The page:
Igor Zinoviev isn't as well known to modern Mixed Martial Arts fans due to his career ending in 1998, long before the sport broke through to the mainstream. However, he has a different reason for being known by the general populace. Following his loss to Frank Shamrock at UFC 16, Zinoviev spent some time working for Jeffrey Epstein, the financier and convicted sex trafficker who recently died in prison.
While the medical examiner ruled the cause of death as suicide, there are multiple rumors swirling about other factors playing a role in his death. As someone who spent time as Epstein's bodyguard, trainer, and driver, Zinoviev was asked about his previous employer during a phone interview with New York Magazine. The former UFC fighter had originally conducted an interview with M.L. Nestel back in 2015, and the writer went back to him to clarify some previous comments. What followed was an interaction that painted Zinoviev as a very nervous figure.
For example, there was one interaction in which Nestel asked Zinoviev about his previous comments concerning potential police corruption and Epstein being warned every time law enforcement options were on the way to his house. When asked about the previous comments, the fighter-turned-bodyguard was unwillingly to divulge specific details and kept mentioning getting in trouble.
I get that. But you and I have a history at this point. One thing you told me, for instance — okay, one thing you told me is he got a heads up when the authorities were going to come to his house the night before.
Listen, what you say is between you and me —
You told me he would get phone calls the night before and eight o’clock the police are going to come. He would get a heads up from local police.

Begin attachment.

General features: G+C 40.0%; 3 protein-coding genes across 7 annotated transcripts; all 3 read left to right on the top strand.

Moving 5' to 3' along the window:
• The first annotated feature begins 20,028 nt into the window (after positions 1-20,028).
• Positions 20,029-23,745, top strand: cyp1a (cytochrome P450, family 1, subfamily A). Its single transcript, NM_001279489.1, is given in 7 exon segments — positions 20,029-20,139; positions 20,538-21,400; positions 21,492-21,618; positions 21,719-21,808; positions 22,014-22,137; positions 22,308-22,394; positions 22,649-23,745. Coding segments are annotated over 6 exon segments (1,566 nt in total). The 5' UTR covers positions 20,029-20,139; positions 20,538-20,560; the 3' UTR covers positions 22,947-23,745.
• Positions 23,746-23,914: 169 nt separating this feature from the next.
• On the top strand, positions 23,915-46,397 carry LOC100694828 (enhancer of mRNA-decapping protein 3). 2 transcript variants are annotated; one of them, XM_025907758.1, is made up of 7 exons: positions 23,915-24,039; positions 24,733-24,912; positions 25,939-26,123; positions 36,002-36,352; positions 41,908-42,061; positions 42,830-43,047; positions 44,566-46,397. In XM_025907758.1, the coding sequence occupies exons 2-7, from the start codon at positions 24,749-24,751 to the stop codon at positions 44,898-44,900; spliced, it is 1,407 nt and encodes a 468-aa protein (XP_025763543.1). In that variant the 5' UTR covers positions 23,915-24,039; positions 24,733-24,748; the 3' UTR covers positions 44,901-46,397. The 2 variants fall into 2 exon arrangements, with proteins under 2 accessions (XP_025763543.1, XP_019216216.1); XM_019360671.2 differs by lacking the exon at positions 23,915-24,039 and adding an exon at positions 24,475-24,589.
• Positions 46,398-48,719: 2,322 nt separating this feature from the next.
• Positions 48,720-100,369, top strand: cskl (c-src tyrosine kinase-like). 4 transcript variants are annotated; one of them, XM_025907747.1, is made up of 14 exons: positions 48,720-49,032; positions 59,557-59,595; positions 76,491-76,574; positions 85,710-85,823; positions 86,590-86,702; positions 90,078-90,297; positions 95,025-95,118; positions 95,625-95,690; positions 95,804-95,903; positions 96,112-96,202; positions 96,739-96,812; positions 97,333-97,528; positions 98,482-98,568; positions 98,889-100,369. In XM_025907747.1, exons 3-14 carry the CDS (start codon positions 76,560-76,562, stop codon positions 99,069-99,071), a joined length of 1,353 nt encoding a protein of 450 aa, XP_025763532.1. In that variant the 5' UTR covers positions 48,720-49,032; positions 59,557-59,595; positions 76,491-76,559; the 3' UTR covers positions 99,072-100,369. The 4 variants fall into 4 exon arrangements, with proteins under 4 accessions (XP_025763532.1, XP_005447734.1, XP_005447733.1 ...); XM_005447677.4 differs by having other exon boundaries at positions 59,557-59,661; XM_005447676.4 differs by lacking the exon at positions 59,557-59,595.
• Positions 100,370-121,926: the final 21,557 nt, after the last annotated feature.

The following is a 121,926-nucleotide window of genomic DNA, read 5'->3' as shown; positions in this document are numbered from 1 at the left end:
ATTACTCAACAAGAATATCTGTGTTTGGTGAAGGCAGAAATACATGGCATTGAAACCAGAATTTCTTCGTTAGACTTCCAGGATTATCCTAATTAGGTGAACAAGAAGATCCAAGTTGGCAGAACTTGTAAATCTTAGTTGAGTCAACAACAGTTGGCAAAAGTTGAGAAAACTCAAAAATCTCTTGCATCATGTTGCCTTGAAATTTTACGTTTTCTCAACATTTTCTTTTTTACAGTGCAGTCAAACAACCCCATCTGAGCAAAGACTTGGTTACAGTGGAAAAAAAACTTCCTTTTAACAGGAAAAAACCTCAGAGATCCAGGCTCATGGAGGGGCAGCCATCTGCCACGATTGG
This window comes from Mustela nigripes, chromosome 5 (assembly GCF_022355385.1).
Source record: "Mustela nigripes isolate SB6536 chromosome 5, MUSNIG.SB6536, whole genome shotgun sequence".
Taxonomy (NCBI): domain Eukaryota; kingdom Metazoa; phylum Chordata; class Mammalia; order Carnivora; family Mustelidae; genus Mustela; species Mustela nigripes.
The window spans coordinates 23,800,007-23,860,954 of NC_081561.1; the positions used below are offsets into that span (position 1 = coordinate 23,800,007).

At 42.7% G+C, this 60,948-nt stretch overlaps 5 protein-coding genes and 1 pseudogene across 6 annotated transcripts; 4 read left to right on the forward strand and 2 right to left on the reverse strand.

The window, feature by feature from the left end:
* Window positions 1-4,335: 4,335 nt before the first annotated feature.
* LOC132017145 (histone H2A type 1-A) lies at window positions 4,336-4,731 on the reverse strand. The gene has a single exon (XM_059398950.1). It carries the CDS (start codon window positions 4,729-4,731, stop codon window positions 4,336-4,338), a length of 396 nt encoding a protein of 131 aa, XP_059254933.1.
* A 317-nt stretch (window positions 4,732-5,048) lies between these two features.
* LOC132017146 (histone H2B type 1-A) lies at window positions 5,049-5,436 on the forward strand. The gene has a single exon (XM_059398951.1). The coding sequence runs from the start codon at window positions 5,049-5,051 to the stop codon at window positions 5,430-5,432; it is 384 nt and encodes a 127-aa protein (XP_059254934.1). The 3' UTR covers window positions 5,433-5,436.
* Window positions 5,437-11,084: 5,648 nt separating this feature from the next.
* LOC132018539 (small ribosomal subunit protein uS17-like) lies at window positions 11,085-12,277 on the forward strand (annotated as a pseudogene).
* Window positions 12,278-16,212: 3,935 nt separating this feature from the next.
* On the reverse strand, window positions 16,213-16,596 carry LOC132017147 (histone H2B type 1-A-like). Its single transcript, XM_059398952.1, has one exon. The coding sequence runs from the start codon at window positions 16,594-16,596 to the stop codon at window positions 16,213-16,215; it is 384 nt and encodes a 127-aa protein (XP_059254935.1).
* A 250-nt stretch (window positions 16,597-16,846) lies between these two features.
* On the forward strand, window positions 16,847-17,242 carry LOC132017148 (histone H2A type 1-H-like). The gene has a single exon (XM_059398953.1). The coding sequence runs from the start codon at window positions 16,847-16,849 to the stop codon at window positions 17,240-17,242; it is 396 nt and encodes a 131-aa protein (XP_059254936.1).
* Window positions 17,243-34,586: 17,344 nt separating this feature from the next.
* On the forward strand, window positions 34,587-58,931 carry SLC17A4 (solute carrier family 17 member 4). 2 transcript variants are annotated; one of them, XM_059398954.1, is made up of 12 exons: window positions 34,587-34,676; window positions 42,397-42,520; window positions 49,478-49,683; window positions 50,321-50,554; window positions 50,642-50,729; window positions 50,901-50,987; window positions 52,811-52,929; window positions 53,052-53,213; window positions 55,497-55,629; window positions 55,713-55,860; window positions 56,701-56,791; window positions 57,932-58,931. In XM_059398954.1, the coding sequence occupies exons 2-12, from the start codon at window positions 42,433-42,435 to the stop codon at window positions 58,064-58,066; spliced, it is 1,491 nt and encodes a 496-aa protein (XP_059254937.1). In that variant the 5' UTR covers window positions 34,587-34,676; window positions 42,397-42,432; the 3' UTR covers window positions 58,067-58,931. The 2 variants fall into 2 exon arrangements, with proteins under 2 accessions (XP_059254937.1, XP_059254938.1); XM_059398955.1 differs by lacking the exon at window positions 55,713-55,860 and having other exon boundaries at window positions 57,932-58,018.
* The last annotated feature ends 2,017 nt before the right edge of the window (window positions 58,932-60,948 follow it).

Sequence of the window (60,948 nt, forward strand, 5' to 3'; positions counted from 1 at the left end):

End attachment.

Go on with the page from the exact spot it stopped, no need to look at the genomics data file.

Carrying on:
You told me that, Igor. Want me to read the quote?
Well, you can read whatever you want right now. Don’t just — you can put yourself in big trouble.
During other portions of this discussion, Zinoviev said that he thought "somebody helped him to do that [kill himself]." When pressed for more information, he said that he had to go and warned Nestel to be careful. In fact, he warned Nestel to be careful multiple times and told him to let that go.
Finally, when asked if he had ever been contacted by anyone in the government or the FBI, Zinoviev responded with a long pause before simply saying, "Um. Great talking to you. Seriously. We talk later." If this answer is any indication, Zinoviev is very concerned about outside sources discovering this interview, as well as the potential safety of himself and Nestel.
The entire conversation could ultimately be innocent enough, but Nestel mentioned during the articles opening sentences that Zinoviev has been avoiding reporters since Epstein's arrest. Additionally, he was described as very nervous about saying anything to the reporter. That paints a troubling picture of the entire situation and lends more credence to the potential of outside sources aiding Epstein in his suicide attempt.